I think we’re in for huge changes due to the growth of electronic books, newspapers, magazines, and so on. I think the changes will be much broader than what we’re expecting. Currently, there are only five large corporations running all the major publishing houses. Huge corporations have been buying and selling TV channels for some time now. On the news yesterday, I was surprised to hear a news commenter mention that free broadcast TV may eventually disappear, replaced entirely by cable TV purchased as subscriptions by customers. Reason: cost of advertising cuts into the parent company’s ability to increase profits every quarter. The large publishing houses also work on the financial model of trying to increase quarterly profits for stockholders. That model is limited in regard to selling books. If all of China suddenly begins to read voraciously, that would open up a new market, but the eBook revolution is much more likely to happen in the near future. I could see technology companies buying up the major publishing houses, selling off all the parts of the current publishing industry little by little over time as people become acclimated to reading books electronically, and handling the entire publishing process themselves: selecting books for publication themselves rather than using literary agents to find books, quickly publishing books electronically, and then providing advertising online. It’s probably a wonderful time to own a good small eBook publishing company because larger companies may offer to buy it as all these sweeping changes take place. I remember when, less than five years ago, hardly anyone knew about Fictionwise. They were a very small business. Then, in March of this year, Barnes & Noble purchased Fictionwise for $15.7 million. I’m guessing that sometime in the near future a larger company will purchase Barnes & Noble and shut down all their brick-and-mortar bookstores in order to increase profit. The changes will probably happen slowly, but I bet ten years from now a whole lot of things in today’s publishing model will sound extremely dated and old-fashioned.
Rick Daley says
Is this the first instance of Godwin's Law being invoked in the ebook discussion?
Ed Miracle says
You're re-designing the blog? But . . . but . . . Blubber,sniff.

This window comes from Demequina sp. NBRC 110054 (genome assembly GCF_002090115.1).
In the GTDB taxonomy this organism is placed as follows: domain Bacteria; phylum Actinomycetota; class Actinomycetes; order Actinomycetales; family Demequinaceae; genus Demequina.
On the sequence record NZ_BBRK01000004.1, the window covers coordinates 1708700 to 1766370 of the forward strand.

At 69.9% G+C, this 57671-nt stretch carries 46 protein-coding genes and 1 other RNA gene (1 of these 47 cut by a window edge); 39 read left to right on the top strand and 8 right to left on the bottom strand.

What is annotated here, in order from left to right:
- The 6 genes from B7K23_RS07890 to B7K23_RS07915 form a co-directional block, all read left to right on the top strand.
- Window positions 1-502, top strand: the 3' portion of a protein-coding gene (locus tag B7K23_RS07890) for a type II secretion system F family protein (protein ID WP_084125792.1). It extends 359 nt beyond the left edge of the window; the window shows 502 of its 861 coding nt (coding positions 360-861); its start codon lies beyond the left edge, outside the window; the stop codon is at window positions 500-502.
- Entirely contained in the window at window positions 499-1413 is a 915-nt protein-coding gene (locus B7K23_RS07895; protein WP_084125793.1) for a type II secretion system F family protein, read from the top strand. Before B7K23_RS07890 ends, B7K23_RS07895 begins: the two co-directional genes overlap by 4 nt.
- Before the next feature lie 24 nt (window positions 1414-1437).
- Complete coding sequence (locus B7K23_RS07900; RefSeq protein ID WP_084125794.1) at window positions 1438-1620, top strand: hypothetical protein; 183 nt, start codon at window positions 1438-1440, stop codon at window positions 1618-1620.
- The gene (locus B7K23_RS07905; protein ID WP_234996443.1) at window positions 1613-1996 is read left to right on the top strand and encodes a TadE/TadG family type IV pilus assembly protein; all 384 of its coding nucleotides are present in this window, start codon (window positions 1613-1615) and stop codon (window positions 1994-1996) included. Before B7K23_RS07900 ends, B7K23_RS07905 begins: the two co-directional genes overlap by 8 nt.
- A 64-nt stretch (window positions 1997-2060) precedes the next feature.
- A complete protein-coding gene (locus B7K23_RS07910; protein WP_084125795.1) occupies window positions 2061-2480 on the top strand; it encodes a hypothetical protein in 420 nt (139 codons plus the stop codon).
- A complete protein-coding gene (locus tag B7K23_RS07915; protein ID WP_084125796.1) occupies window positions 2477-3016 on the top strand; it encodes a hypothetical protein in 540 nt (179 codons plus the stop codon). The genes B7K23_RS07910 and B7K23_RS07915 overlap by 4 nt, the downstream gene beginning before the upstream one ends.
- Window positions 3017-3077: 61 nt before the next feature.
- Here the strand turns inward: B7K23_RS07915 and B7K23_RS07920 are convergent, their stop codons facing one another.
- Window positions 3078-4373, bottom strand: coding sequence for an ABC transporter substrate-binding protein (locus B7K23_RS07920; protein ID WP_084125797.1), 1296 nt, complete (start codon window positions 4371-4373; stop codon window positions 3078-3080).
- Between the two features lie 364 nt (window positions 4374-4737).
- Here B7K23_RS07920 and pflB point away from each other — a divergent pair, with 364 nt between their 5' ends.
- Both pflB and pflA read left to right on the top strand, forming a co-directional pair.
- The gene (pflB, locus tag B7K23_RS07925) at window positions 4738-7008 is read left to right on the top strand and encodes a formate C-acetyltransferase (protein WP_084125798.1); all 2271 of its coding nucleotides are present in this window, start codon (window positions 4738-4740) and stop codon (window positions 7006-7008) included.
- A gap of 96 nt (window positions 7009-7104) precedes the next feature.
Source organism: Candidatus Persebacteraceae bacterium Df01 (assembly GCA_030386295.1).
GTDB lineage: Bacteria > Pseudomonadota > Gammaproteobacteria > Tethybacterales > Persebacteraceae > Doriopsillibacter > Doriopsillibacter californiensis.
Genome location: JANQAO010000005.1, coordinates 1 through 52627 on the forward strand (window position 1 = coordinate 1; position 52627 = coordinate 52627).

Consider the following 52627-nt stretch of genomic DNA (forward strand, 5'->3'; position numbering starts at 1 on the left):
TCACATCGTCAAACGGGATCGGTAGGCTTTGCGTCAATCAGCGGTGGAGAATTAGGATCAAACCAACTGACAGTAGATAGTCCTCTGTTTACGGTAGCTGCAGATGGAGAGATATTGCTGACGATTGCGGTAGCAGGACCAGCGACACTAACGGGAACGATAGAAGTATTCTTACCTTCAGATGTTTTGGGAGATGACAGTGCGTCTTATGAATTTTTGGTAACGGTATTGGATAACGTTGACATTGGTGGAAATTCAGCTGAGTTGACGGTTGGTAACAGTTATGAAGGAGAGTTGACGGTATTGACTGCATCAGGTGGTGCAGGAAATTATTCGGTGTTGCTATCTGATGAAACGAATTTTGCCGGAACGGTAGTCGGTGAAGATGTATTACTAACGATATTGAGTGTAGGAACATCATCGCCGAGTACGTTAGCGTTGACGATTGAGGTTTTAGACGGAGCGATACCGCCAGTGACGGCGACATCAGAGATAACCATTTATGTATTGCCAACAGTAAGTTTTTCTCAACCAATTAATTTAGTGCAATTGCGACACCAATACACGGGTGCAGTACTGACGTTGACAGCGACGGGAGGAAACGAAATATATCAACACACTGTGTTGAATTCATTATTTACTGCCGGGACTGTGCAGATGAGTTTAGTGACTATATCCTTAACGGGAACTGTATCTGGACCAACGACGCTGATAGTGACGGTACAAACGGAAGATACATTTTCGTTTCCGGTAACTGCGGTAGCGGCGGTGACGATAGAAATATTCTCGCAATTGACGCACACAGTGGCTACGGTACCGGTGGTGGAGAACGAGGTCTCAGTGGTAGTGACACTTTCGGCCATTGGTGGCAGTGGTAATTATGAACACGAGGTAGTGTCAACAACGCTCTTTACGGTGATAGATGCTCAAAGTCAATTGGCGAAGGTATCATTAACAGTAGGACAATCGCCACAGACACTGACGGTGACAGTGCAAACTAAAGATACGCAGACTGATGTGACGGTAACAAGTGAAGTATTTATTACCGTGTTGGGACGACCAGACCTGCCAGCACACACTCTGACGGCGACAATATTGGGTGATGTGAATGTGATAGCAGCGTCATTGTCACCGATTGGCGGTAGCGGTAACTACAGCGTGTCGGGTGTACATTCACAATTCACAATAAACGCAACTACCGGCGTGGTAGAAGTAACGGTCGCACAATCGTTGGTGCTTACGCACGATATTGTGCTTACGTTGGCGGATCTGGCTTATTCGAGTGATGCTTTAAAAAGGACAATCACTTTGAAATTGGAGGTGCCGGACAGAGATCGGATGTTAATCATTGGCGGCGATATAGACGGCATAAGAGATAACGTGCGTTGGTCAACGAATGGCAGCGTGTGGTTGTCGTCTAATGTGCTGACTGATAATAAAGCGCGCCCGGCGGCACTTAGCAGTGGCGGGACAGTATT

How will we know it's really you?
Wowie, that is a lot of links! I'm actually very interested in this new Ebook trend. To be honest, don't most people get their books digitally right now anyway? I know a lot of people that get audio books digitally downloaded instead of getting them on paper. So if there is a way for them to actually read the books via Ebook, what's the harm?
But here's a concern I have with the whole Ebook trend. Even if these Ereaders will go down in price to be affordable, do you think that any of the manufactuerers will make the Ereaders automatically accessible to the blind and visually impaired? I was thinking that since Apple has a new way to make all of their products accessible, that they might be the first to implament this factor into an Ereader. Otherwise, third-party software developers will have to make a new technology for blind people like myself to be able to access these Ereaders.
That Tablet demo was pretty cool. Can multimedia books be that far away?
Methinks … nope.
L. T. Host says
Gah, I'm already waiting for Monday for so many reasons… now I have to add seeing your new blog design and the "surprises in store" too!
The Rejectionist's article made me even more empathic toward the slush readers and more determined to make my query stand out – in a good way, not in a "God I need a drink" way.
As far as happy people not making good writers – yeah, we'll see about that. Thanks for the wonderful links and Happy Friday!
Lisa Dez says
I gotta have those Kiwis do my book trailer. That's one of the most seriously cool things I've ever seen.
Haste yee back ;-) says